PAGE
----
Buddhist – Muslim Dialogue at House of Lords

On Wednesday 30 July the Conservative Muslim Forum organised a  gathering of Buddhists and Muslims for dialogue about concerns regarding recent events in some parts of Sri Lanka.

People from all walks of life around the country, including Sri Lankans from all communities, Sinhala, Tamil, Muslim and also their British friends and well-wishers heard from  a distinguished panel of speakers hosted by Lord Sheikh, President of the Conservative Muslim Forum.

The initiator of this event Mrs Ajantha Tennakoon, an Executive member of the Conservative Muslim Forum conducted the meeting, welcoming everyone and spelling out the aims and objectives of the meeting. “The whole purpose of the meeting is to highlight the long history of harmonious relations between Muslims and Buddhists that has existed for centuries and also the religious commitment to justice, peace and humanity shared by both religions” she said. She dedicated this event to her late parents especially her father (Mr. Lional Sarath Edirisinghe) from whom she learnt how to serve the people, how to respect every religion and race and how to face injustice in a non violent, calm manner.

Lord Sheikh is a long standing friend of Sri Lanka and has visited the country many times. He has been impressed by the achievement of peace in the country and is a great supporter of both communities. He said “Muslims who have been contributing to social, political and economic life of the country from 7th century onwards have always been and continue to be friends of all communities and the recent developments are therefore unfortunate and unnecessary.” Lord Sheikh commended all of the peace building efforts of the Sri Lankan government and hoped that Sri Lanka will prosper with all its richness of diversity.

Dr Chris Nonis, the Sri Lanka High Commissioner in London gave a lengthy analysis of post war Sri Lanka and said he is yet to meet a single communally minded Sri Lankan. He attributed the recent unrest to misunderstandings and hoped that we could soon make up for all the lost trust and continue as members of a united Sri Lanka. He said that, situated between the East and the West, however small, the island is one whose potential to be one of the leading nations of Asia must not be underestimated.

Dr Desmond Biddulph the president of the Buddhist Society said that Buddhists must set an example by following the peaceful teachings of the Buddha and learning to co-exist with all communities. The Buddhist society is committed to supporting all communities in the spirit of friendship and brotherhood.

Mr Ahmed Zimar Sivardeen, President/Chairman of the British Sri Lanka Association reflected on the long standing friendship between Buddhists and Muslims and said it is unfortunate to see that it has been affected in recent times but it is never too late to rebuild it.

Dr Sunil Kariyakarawana Buddhist Chaplain to British Armed Forces said people of faith should be able to reconcile any differences they have. Both Buddhists and Muslims are strongly committed their respective faiths and reflect on the great teachings of both religions. When we genuinely value and appreciate each other’s friendship we can learn to respect each other and overcome any hurdles. Buddhists have been admiring the contributions that the Muslim community makes in different spheres of Sri Lankan life and Muslims have always valued their Sri Lankan identity and friendship with Buddhists. The best singers of Buddhist vocals are a devout Muslim father and son duo: Mohedeen and Ishaq Beg. They are admired by all Buddhists who flock to listen to them. So we must learn to talk from heart to heart than from intellect to intellect. The only way to respond to extremism in any society is to strengthen the relations between peace-loving moderate Buddhists and Muslims. Most atrocities in the world are happening today not because of a small minority of people who perpetrate them but because a vast majority of moderates silently endure them he said.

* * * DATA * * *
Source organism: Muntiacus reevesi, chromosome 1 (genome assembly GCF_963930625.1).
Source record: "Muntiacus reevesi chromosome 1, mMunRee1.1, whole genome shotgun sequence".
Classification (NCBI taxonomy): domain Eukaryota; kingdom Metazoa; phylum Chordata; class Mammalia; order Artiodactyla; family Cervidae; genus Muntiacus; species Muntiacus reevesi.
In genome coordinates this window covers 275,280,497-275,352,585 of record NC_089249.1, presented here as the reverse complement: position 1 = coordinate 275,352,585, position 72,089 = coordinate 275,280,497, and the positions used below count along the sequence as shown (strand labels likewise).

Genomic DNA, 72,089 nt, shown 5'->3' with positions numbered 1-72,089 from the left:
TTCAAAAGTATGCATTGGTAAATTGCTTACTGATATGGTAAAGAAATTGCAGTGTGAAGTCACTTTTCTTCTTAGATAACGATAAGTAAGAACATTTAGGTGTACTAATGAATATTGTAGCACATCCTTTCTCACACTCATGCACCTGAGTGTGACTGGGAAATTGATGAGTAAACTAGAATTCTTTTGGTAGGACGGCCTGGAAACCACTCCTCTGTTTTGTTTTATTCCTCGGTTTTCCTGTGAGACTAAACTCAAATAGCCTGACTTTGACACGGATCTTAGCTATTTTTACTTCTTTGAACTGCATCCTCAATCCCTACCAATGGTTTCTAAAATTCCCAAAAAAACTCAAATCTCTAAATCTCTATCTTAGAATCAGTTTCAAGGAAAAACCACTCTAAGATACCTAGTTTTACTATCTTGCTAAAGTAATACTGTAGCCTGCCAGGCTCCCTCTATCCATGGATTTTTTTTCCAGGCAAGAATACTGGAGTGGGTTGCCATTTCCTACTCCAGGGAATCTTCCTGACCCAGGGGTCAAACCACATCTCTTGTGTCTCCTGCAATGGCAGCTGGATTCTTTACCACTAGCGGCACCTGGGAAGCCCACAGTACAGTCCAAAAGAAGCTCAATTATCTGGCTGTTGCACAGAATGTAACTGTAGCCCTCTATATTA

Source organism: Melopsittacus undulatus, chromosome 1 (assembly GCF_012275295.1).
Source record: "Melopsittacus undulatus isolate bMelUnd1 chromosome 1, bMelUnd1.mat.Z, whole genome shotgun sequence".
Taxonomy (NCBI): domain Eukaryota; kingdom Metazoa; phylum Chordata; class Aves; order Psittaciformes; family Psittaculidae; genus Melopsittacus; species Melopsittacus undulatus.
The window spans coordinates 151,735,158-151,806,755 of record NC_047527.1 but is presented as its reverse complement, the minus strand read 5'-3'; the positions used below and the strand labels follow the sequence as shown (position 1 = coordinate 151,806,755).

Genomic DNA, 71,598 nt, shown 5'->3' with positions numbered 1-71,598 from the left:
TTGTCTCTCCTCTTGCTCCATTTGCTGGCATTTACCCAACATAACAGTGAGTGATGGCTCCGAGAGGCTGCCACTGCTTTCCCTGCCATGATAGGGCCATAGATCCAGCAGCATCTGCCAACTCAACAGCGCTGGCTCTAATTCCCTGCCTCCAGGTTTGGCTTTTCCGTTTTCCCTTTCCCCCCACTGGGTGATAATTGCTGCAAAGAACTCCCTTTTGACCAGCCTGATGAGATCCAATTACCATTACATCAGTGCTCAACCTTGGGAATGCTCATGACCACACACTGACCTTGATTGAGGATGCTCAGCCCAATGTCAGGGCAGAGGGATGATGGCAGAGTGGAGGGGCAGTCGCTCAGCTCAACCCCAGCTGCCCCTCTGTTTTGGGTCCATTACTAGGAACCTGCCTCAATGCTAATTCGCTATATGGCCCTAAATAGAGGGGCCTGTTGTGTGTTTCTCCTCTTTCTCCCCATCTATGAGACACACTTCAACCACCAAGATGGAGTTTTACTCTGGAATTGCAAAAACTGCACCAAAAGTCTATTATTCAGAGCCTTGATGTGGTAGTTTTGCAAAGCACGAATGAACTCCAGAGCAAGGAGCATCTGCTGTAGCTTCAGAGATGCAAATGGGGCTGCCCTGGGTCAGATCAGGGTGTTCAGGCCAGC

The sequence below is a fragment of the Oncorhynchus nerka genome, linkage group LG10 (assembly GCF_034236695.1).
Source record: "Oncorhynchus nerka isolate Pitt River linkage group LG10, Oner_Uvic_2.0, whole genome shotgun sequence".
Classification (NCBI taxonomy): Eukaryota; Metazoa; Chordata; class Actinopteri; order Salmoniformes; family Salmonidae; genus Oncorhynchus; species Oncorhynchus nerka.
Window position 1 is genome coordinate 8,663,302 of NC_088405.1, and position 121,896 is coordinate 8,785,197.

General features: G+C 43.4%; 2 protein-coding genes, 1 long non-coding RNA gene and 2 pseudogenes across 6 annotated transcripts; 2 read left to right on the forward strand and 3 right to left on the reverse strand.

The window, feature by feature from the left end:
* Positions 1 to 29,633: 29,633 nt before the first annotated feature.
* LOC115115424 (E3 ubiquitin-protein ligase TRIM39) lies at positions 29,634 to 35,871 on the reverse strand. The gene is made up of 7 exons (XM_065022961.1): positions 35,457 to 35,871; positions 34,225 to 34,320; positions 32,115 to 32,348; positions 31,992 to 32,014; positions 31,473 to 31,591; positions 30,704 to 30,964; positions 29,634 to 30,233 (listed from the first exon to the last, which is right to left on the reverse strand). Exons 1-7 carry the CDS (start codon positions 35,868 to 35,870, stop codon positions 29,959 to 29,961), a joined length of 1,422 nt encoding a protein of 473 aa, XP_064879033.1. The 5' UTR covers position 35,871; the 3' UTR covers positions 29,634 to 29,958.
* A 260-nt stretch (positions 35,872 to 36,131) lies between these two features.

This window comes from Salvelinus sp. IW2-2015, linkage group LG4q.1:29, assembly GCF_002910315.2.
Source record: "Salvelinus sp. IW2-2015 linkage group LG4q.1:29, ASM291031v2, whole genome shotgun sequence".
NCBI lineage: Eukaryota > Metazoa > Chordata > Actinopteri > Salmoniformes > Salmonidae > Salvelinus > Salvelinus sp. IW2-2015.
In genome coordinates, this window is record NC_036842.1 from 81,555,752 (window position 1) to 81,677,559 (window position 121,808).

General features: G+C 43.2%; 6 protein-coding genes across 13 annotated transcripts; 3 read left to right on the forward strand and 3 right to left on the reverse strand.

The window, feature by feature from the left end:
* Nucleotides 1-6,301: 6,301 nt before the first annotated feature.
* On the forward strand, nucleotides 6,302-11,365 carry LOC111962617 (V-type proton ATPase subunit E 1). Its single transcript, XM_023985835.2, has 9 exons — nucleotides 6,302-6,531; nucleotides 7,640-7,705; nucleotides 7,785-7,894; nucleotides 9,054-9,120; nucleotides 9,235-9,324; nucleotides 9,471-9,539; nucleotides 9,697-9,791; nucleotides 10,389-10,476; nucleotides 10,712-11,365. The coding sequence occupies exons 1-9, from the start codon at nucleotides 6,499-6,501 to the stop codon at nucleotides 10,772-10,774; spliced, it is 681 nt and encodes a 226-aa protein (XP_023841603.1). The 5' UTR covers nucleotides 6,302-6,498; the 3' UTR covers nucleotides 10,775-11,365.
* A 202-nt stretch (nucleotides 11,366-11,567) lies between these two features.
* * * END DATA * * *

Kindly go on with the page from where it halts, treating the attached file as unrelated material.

Mr. Amal Abeywardene of Conservative Friends of Sri Lanka also emphasised the need to strengthen relations between moderate forces and Conservative forums like this could facilitate that dialogue.

A very active Q&A session was followed by vote of thanks from Mrs Ajantha Tennakoon who thanked all the speakers and all participants for their support by attending this successful event. She also thanked her colleagues in the CMF, particularly Lady Sheikh and CMF Executive Secretary, Shaheen Mahmood for their tireless engagement in organising the event.

The event was closed after prayers by Imam Ali Omarm the Muslim Chaplain from the UK Ministry of Defence, and Seth Pirith chanting by the Most Venerable Daranagama Kusaladhamma Thero, Director General Sri Lankan Buddhist TV and the Abbott of the Plaistow Sri Sambodhi Buddhist Meditation Centre.

Below is a group photograph of the speakers.

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